Poll: Pope Francis very popular in U.S.
ST. LEO, Fla. – Americans polled following Pope Francis' historic visit to the United States show incredible support, as 75.8 percent reported either a very favorable or somewhat favorable opinion of the pontiff, according to data collected by the Saint Leo University Polling Institute.
The nonpartisan survey of 1,000 respondents nationwide was conducted to capture Americans' sentiments immediately following the end of the pope's six-day visit. This poll included Catholics, other Christians, members of other faith groups, and those not affiliated with any faith group.
"The pope is very popular, not just among Catholics, but also among Christians, and non-Christians," said Frank Orlando, Saint Leo University instructor of political science. "In the past, politicians needed to work with the pope to help with Catholic voters. While between 20 and 25 percent of all Americans are Catholic, this pope is reaching almost everyone."
Environmental message gains support
"There is widespread agreement with the pope, when he says protecting the environment is the responsibility of all Christians, as polling shows 78.9 percent agree strongly or somewhat (Also, 85.4 percent of Catholics respondents answered the same way)," said Dr. Leo Ondrovic, associate professor of biology and physics at Saint Leo University. "The U.S. Congress should pay attention when the pope says the U.S. needs to do more to address climate change, as 75.8 percent of respondents (and 82.3 percent of Catholics) strongly or somewhat agree."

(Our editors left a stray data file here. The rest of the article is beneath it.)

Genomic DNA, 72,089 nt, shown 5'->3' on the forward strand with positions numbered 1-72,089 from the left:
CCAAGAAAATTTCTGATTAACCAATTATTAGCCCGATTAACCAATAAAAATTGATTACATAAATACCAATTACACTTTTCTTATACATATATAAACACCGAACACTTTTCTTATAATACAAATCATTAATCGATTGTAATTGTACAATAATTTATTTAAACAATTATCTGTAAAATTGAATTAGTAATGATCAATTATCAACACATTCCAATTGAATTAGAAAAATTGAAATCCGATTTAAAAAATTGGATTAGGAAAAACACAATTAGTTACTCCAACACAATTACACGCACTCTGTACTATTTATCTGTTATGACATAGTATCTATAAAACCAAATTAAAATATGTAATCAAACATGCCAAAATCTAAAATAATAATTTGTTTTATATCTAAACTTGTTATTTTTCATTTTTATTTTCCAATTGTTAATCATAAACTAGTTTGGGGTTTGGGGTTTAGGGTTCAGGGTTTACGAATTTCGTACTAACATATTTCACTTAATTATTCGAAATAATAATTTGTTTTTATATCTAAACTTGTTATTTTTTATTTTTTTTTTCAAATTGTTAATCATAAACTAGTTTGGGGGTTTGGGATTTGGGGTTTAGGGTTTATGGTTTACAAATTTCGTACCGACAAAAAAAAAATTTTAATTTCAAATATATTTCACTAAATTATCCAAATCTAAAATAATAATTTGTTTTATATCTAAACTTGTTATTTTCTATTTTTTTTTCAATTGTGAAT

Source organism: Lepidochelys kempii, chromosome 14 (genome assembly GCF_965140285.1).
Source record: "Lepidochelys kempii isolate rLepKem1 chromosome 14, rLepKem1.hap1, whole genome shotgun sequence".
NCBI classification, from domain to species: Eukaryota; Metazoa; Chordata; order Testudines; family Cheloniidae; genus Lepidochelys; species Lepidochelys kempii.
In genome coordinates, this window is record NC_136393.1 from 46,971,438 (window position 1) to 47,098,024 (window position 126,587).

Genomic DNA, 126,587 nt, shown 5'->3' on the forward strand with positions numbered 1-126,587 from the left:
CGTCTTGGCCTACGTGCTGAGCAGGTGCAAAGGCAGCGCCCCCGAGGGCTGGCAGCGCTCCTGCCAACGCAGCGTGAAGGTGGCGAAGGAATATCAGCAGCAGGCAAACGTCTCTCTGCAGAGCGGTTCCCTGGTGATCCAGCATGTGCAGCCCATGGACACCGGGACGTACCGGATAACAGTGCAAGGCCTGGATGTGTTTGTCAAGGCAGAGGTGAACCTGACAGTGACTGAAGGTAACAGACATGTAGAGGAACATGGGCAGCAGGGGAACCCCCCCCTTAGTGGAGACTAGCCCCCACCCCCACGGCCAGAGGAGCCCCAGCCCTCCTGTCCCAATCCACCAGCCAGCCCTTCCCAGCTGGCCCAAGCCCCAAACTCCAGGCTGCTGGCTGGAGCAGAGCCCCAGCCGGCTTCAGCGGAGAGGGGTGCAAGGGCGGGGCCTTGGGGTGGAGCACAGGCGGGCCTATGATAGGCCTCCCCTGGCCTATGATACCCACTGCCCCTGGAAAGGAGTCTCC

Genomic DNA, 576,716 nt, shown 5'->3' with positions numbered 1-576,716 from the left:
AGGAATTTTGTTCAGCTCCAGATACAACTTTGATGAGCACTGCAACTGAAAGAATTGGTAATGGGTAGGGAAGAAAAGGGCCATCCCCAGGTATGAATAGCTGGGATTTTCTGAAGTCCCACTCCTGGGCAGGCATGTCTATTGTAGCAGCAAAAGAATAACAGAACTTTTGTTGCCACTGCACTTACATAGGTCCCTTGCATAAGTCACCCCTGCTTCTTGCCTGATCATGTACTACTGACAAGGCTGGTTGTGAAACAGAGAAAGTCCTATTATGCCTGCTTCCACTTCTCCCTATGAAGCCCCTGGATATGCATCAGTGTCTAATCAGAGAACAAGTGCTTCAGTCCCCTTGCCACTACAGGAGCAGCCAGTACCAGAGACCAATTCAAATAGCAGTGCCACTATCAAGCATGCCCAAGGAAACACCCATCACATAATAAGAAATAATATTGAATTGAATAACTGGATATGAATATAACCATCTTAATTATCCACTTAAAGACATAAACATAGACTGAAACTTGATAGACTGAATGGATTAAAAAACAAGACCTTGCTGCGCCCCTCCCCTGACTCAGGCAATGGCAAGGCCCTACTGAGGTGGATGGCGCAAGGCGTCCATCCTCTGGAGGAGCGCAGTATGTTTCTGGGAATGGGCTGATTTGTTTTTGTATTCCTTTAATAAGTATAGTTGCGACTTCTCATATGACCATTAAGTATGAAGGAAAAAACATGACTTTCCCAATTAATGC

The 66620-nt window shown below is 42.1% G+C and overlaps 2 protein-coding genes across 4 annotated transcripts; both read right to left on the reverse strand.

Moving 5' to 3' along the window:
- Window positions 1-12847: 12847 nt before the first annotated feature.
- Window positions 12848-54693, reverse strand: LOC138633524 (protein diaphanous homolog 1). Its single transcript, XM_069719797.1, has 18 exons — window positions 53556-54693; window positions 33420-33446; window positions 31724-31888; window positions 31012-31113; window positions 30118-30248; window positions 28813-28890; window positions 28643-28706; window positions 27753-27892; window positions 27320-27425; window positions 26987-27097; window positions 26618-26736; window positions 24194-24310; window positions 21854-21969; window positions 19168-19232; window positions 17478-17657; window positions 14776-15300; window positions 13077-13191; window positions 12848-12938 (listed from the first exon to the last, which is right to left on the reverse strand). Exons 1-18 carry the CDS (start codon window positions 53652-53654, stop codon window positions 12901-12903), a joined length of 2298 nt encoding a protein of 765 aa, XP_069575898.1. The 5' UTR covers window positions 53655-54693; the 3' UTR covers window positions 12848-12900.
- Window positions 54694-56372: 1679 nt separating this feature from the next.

Political labels can be deceptive
Pope Francis, according to 28.6 percent of respondents, is too liberal for them. A smaller group, 19.7 percent, said Pope Francis is too conservative for their tastes.
"Because the pope is so popular, and because his Catholic message can be split between the two parties, there's something for everyone to latch on to. This leads to a situation where the pope-as-cheerleader is being tossed around like a football between the two parties," Orlando said. "Politicians who haven't made an allusion to the pope in their entire career are now mining the vast public record of Pope Francis for quotes. The hope is that they can bask in the pope's moral glow, and this poll seems to show that isn't a bad strategy."
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